It’s Not the Holy Grail

The quality world is entranced by ISO9001 and certification, almost essential in western business, and it employs many in compliance auditing.  Even first and second party audits focus on compliance.  Inspection is frequently reduced to pass or fail judgements.  But is that the only way to think, or even the best way? Continue reading

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Think Analogue

It’s easy to think of quality as a binary attribute: either good or bad, right or wrong, compliant or non-compliant, white or black. In a digital world, where computers work with 1’s and 0’s that may be a logical extension of thought. Continue reading

ISO9001 Cringes

Over the years since BS5750:1979 was published, I’ve dealt with hundreds of companies certified to that, or the more modern ISO9001, standard.  “Dealt with” either as an auditor acting on behalf of one or more customers, or handling supply chain issues from within a single customer.  I’ve never been involved with the certification process directly (other than when I’ve been advising a company on the process), so I can’t speak from a Certifying Body (CB) standpoint, but I’ve come across situations and claims that have made me smile (or cringe): Continue reading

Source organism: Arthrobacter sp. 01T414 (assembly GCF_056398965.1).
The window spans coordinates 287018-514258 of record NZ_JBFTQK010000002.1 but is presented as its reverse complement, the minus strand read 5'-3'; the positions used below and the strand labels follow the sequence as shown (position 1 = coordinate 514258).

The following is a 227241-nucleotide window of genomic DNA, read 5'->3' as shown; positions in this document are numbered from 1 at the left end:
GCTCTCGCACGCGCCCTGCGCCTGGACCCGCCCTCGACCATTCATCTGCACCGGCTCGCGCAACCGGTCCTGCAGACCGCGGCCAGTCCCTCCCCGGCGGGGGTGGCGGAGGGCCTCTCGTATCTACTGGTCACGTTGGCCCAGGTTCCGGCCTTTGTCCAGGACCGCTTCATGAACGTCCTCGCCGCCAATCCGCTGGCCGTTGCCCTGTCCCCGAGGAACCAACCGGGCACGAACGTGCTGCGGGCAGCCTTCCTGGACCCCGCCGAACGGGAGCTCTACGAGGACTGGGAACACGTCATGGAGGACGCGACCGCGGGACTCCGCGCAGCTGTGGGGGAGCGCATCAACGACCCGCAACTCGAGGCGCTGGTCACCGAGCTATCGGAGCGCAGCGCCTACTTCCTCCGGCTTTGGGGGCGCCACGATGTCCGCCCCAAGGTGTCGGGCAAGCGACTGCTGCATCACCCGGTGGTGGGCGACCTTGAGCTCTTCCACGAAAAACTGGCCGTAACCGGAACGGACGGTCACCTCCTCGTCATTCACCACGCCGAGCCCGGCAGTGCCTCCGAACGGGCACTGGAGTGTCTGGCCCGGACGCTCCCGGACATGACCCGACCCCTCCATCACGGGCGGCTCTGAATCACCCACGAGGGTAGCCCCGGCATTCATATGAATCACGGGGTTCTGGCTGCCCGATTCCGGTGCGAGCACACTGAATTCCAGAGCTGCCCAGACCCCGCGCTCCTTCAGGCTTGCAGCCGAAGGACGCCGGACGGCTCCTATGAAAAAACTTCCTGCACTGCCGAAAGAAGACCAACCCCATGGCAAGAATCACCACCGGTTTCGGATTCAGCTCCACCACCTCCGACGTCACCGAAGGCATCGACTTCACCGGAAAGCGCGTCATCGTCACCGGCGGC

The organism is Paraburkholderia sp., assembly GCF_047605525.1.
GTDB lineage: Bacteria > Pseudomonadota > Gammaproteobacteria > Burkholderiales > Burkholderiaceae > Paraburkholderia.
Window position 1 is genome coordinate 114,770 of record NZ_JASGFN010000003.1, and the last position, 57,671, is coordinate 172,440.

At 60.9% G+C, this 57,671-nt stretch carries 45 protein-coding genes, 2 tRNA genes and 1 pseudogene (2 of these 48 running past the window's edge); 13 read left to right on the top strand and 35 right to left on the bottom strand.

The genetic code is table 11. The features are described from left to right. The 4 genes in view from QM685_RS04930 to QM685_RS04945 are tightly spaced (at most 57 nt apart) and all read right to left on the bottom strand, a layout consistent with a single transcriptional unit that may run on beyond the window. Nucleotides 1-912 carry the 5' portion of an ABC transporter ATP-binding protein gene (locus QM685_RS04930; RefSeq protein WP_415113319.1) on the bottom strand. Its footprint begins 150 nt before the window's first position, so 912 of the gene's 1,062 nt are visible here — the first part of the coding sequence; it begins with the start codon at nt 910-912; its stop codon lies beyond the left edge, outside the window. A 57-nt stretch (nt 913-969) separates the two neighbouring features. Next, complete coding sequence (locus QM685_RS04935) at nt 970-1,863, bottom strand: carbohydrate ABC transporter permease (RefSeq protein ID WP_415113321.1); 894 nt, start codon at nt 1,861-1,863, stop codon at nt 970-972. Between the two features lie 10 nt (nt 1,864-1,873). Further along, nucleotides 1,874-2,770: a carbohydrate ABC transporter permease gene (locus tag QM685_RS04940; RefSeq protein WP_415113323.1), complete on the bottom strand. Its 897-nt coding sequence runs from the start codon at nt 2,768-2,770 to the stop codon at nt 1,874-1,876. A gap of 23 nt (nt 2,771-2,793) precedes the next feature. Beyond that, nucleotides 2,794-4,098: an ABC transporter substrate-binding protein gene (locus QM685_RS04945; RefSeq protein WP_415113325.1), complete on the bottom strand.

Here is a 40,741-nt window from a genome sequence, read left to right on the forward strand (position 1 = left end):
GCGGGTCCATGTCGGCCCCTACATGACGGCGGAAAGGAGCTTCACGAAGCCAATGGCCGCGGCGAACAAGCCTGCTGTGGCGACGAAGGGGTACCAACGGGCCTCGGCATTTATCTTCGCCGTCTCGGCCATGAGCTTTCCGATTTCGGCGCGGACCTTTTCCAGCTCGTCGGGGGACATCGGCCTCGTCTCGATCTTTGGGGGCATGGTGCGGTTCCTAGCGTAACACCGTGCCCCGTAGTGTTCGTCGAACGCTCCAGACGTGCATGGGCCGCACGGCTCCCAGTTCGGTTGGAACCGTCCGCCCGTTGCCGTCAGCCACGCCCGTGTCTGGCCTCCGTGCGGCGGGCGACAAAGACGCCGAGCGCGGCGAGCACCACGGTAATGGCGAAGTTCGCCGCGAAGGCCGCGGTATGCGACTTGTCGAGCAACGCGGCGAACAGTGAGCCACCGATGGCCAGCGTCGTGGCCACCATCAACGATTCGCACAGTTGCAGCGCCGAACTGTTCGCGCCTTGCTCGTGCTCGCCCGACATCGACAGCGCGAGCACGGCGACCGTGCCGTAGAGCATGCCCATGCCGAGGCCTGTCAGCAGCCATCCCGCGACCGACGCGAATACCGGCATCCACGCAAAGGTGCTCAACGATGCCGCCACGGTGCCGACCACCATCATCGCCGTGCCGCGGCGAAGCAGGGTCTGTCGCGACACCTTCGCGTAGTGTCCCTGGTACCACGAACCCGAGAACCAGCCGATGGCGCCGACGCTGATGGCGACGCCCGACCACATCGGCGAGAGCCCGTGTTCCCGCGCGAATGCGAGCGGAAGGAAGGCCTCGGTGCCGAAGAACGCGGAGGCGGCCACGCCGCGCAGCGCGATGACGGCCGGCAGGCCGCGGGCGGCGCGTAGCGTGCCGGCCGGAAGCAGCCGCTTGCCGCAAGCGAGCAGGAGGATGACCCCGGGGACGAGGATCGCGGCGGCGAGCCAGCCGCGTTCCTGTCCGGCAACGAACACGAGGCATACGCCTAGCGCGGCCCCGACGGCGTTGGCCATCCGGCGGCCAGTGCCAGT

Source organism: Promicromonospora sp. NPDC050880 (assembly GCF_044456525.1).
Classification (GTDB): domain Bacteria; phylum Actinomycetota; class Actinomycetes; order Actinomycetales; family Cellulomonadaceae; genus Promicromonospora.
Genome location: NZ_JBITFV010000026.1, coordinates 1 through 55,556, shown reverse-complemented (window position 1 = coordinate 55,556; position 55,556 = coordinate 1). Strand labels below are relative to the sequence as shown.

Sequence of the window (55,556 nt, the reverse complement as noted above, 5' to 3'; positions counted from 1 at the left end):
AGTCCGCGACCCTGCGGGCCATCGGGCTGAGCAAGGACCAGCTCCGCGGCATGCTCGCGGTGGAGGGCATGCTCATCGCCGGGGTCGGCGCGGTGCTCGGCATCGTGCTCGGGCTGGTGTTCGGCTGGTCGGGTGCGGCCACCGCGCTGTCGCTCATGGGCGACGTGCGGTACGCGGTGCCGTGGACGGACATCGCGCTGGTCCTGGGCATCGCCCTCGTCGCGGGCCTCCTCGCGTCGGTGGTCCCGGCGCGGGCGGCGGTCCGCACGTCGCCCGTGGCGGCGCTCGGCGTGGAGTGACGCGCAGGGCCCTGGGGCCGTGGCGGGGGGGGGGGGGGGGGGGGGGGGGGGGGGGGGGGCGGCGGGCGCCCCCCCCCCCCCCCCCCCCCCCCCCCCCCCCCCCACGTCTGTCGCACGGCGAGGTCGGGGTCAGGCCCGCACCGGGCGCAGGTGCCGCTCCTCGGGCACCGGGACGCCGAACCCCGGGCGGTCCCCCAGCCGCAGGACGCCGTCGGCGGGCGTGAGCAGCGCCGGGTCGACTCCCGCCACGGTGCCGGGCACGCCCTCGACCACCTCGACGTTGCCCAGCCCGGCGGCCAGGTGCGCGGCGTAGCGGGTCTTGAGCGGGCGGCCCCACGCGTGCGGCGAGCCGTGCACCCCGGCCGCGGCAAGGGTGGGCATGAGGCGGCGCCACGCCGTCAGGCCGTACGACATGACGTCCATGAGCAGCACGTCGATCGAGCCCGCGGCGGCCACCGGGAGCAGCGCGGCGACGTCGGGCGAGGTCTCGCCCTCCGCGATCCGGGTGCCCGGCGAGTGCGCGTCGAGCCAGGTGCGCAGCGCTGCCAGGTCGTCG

Document Control

Why is document control so difficult for many organisations?  It’s often lacking for crucial documents or so strictly regulated that people who need documents struggle to get access when and where they need them.  The principle is that people should have sufficiently accurate information to meet their responsibilities – yet organisations tie themselves (and their staff) in knots over it.   Continue reading

Standard – High or Low?

It appears (to me) to be  a commonly held view that companies working to an internationally agreed standard will be better than those not working to it: an ISO9001 certified company must be better than a company not certified, all else being equal, of course – but it’s the “all else being equal” that is often forgotten.  A company may be meeting the standard but hasn’t felt the need to apply for certification, for example.  But that’s not the point of this article.  I want to think about what the Standard (and you can take that to infer ISO9001 if you wish – it’s certainly the focus of most of my comments below) actually means. Continue reading